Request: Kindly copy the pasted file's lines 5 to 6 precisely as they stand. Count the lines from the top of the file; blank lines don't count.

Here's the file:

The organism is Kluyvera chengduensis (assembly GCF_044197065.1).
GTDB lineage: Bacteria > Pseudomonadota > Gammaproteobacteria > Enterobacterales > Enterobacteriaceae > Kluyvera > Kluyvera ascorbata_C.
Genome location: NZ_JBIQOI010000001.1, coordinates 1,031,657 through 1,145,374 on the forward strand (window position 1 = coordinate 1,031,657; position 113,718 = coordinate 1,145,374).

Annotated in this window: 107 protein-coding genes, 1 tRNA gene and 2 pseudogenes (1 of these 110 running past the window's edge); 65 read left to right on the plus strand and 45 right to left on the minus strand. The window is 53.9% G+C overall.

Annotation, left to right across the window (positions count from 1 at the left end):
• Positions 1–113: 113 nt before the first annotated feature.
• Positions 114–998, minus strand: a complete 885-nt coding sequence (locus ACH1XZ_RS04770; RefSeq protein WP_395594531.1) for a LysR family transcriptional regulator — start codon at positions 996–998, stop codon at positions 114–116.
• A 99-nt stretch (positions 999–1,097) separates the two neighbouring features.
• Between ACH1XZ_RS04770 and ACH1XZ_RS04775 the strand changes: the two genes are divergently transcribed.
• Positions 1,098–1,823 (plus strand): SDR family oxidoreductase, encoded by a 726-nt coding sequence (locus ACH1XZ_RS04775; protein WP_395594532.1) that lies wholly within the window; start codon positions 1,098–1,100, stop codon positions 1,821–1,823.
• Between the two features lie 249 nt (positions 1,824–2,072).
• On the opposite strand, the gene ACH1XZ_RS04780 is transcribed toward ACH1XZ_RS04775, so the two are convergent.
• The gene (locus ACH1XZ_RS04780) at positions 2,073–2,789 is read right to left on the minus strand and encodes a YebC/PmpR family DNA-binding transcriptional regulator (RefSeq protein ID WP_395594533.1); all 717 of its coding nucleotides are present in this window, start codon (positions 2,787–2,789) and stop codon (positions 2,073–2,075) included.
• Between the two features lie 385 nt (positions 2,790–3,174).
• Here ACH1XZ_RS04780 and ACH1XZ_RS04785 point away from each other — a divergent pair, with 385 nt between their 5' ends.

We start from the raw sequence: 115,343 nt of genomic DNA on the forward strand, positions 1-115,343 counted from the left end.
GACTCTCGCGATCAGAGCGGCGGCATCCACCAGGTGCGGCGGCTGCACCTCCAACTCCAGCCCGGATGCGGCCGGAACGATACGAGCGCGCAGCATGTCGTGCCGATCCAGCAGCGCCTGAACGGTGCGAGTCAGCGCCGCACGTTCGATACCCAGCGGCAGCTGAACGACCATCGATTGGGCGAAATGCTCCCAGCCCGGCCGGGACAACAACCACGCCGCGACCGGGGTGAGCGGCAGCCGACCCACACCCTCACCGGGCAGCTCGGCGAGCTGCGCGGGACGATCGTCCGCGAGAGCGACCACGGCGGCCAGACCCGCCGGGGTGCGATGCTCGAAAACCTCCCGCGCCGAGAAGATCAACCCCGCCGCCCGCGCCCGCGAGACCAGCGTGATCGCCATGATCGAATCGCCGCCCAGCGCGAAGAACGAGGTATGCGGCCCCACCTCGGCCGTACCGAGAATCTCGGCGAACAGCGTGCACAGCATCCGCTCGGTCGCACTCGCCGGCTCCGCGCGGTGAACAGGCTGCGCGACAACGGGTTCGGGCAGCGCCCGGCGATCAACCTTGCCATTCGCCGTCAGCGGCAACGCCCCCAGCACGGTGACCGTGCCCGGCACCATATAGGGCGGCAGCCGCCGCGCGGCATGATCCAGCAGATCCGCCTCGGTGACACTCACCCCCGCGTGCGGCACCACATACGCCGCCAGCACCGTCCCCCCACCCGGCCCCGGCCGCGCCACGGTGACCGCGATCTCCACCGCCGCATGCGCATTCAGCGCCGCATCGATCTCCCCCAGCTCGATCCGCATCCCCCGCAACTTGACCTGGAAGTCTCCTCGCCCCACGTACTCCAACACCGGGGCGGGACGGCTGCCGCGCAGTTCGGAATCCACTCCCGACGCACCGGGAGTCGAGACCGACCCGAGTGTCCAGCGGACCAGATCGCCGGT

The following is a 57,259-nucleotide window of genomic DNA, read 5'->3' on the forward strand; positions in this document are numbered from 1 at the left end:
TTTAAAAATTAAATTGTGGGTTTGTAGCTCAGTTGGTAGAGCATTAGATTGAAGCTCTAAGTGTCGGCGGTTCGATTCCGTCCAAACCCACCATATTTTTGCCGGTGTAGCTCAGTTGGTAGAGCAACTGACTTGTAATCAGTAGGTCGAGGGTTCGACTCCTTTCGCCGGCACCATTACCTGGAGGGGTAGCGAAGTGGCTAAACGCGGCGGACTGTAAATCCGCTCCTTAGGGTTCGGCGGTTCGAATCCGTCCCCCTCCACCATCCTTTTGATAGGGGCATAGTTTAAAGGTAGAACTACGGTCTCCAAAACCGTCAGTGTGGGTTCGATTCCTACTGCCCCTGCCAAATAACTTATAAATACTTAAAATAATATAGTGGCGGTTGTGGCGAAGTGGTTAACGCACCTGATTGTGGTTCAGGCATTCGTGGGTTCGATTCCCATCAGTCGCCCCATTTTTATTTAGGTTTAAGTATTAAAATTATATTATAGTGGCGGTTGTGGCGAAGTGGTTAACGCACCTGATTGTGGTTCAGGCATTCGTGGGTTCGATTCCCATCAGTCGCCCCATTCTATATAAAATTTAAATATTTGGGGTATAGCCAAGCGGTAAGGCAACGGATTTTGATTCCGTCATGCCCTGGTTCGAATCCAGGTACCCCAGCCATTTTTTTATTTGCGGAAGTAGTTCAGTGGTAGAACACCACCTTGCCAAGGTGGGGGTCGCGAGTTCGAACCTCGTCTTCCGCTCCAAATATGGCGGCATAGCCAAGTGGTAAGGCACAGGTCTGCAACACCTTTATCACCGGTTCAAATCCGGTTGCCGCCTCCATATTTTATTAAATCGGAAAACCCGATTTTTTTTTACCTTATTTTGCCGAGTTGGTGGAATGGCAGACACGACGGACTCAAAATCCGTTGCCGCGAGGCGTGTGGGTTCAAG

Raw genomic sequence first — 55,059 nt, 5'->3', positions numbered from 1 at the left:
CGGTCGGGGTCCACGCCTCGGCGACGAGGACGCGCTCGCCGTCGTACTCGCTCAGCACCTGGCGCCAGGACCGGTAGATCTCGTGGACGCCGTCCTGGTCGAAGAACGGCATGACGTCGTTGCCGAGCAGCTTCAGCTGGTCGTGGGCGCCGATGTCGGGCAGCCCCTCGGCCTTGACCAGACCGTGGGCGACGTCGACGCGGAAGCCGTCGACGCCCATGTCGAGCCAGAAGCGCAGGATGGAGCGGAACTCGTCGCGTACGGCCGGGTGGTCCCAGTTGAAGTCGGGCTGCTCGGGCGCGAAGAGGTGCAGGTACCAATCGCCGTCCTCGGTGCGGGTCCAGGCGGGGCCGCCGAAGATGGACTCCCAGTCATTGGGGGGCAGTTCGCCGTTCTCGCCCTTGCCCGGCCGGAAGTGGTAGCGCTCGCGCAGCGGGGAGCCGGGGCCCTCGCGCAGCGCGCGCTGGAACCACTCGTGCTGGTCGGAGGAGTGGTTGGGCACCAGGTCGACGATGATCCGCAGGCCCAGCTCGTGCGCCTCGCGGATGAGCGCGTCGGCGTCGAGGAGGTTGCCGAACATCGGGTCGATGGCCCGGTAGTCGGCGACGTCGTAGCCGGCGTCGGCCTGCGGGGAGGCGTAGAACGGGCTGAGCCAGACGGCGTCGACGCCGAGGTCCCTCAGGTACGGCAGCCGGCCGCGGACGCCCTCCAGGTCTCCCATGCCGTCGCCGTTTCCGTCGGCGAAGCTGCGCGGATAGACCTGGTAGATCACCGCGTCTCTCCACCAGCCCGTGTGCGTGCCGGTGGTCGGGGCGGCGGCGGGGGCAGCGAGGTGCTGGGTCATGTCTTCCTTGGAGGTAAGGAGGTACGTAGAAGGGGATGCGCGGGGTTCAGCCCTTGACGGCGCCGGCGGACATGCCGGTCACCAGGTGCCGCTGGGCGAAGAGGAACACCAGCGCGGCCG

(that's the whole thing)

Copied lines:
Annotation, left to right across the window (positions count from 1 at the left end):
• Positions 1–113: 113 nt before the first annotated feature.